For all morphological variables studied, we found significant differences between open and fenced estates, indicating that the conditions imposed by different management and hunting pressure in these types of estates have a clear impact on the size of stags, even after controlling by age.
The effect of year and other independent factors on antler size was not caused by differences in body size in general, since when we controlled by body length (which was significantly affected by year and other independent factors), antler size was still affected by year, fence and density (Table 2).
Our results show that drought conditions negatively affected body and antler size. Body size was more affected in young males, which have not completed body growth (Clutton-Brock et al. 1982, Alarcos 2007), but antlers were affected in individuals of all ages. Also, the effects on antlers remained after controlling by body size, indicating lower allocation of resources to antlers relative to body during adverse environmental conditions (Mysterud et al. 2005) like a dry year in Mediterranean habitats.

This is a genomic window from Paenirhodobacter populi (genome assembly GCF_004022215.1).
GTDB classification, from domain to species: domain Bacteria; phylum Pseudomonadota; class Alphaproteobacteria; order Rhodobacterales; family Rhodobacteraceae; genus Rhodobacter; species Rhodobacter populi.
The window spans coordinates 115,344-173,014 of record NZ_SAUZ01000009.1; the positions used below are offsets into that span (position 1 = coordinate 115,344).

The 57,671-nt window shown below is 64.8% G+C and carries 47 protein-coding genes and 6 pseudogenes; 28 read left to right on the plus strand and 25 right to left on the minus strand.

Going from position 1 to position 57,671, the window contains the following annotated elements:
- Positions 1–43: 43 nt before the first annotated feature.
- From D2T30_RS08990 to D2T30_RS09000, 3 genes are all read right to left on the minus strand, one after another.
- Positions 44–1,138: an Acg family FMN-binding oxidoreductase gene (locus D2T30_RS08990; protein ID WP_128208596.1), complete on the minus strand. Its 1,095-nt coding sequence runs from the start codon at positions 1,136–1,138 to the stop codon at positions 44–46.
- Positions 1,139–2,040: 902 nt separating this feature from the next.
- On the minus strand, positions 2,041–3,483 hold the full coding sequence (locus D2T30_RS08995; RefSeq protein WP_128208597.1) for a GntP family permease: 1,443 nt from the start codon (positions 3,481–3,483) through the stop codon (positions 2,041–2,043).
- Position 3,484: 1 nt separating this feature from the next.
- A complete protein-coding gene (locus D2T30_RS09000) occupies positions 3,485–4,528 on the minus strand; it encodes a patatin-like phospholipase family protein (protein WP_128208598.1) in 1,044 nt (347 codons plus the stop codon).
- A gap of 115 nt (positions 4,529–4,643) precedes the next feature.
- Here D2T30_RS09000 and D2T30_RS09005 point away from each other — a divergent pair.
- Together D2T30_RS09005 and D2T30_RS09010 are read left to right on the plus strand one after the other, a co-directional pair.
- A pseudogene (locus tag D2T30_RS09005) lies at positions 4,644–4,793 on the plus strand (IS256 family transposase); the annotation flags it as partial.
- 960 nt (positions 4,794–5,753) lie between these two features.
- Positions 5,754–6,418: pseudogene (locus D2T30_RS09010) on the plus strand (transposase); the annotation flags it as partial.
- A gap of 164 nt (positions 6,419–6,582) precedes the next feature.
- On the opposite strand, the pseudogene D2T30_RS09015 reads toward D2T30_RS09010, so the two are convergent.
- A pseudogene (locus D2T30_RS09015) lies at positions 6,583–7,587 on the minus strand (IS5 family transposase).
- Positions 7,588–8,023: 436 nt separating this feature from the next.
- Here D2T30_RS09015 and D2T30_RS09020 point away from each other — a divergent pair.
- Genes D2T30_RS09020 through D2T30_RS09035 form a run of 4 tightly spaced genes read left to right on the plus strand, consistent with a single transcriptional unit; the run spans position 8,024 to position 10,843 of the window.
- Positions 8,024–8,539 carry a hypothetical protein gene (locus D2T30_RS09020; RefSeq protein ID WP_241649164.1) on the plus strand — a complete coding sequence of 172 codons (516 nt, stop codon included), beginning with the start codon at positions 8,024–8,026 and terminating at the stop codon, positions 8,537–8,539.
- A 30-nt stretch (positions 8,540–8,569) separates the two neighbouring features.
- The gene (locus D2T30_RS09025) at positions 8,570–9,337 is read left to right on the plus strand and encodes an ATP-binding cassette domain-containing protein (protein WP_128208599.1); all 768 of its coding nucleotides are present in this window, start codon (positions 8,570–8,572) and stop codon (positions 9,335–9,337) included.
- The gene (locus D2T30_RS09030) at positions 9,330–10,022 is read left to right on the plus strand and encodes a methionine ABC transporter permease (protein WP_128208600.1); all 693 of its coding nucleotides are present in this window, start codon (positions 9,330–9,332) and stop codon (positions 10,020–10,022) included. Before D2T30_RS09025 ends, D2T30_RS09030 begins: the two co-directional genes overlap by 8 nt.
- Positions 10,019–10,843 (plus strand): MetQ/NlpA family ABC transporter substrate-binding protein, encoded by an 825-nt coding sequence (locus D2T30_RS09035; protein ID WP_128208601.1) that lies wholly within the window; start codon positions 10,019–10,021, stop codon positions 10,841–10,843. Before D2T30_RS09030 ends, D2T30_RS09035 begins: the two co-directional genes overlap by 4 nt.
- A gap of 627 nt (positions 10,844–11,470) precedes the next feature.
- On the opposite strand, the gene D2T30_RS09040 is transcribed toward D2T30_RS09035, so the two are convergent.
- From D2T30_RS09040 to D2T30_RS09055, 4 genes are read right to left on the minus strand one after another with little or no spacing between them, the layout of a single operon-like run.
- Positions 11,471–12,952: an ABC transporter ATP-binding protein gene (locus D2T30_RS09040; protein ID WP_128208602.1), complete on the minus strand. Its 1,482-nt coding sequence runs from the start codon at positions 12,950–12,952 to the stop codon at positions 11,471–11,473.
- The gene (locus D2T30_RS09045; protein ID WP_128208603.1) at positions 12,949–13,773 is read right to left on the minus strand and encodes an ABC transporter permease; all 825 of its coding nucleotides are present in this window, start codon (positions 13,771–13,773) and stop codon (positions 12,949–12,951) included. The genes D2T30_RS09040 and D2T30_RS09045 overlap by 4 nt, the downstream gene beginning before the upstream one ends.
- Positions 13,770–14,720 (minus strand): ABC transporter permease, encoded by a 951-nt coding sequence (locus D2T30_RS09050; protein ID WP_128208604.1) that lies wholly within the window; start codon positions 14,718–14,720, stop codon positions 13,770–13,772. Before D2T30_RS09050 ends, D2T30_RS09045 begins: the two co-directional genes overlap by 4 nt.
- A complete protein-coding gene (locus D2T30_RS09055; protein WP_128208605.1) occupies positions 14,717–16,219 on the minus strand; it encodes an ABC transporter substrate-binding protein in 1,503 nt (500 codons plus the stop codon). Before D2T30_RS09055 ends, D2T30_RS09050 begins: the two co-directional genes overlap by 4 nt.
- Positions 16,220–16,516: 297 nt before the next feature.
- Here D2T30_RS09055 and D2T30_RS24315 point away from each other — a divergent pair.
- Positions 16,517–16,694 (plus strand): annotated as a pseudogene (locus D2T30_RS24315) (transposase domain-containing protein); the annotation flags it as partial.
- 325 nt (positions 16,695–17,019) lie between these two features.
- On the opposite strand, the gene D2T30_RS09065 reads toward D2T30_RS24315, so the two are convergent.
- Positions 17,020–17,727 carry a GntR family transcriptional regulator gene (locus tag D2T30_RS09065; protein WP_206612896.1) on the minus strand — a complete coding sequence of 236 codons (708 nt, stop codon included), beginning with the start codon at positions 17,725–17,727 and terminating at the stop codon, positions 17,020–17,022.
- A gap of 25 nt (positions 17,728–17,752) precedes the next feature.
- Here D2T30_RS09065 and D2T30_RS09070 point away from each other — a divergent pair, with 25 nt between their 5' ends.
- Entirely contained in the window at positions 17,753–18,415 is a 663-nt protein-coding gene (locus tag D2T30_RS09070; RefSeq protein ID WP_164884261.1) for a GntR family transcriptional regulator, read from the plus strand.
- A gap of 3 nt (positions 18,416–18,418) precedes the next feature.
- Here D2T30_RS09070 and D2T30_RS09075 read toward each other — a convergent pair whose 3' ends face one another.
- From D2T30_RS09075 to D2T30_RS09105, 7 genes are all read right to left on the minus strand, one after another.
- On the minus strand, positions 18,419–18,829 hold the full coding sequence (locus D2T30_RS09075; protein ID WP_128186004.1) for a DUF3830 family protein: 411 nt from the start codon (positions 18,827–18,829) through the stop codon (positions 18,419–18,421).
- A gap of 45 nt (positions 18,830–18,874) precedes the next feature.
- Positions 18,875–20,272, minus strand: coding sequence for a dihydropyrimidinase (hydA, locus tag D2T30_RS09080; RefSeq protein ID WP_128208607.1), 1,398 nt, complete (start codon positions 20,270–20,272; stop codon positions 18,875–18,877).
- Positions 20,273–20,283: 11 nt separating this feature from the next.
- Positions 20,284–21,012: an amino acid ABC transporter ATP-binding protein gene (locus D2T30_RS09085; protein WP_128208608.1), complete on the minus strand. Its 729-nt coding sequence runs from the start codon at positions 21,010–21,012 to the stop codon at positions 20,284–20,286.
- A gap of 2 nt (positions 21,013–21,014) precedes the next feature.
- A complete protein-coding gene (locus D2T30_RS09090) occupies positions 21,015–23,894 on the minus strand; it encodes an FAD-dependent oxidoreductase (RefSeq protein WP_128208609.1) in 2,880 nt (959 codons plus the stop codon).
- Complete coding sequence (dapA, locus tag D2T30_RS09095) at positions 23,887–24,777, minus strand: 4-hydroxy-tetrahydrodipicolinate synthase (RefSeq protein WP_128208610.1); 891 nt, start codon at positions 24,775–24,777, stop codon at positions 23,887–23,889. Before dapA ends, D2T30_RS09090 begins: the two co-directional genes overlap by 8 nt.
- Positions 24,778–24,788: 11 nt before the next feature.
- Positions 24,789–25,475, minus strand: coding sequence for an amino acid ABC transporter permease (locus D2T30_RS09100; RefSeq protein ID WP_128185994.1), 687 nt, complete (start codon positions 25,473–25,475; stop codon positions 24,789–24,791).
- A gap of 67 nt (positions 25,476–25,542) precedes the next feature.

Mixed model (REML) results for the influence of independent variables on the different measures of body and antler size in the two years of study. Hunting estates were introduced in models as random factors. Fixed factors were year, fence and density, as well as age and age2, which were introduced to control for the quadratic relationship with morphology. Only significant interactions were included. Parameter estimates and standard errors are shown for year 2005, fenced estates and high density with respect to their alternatives, when significant.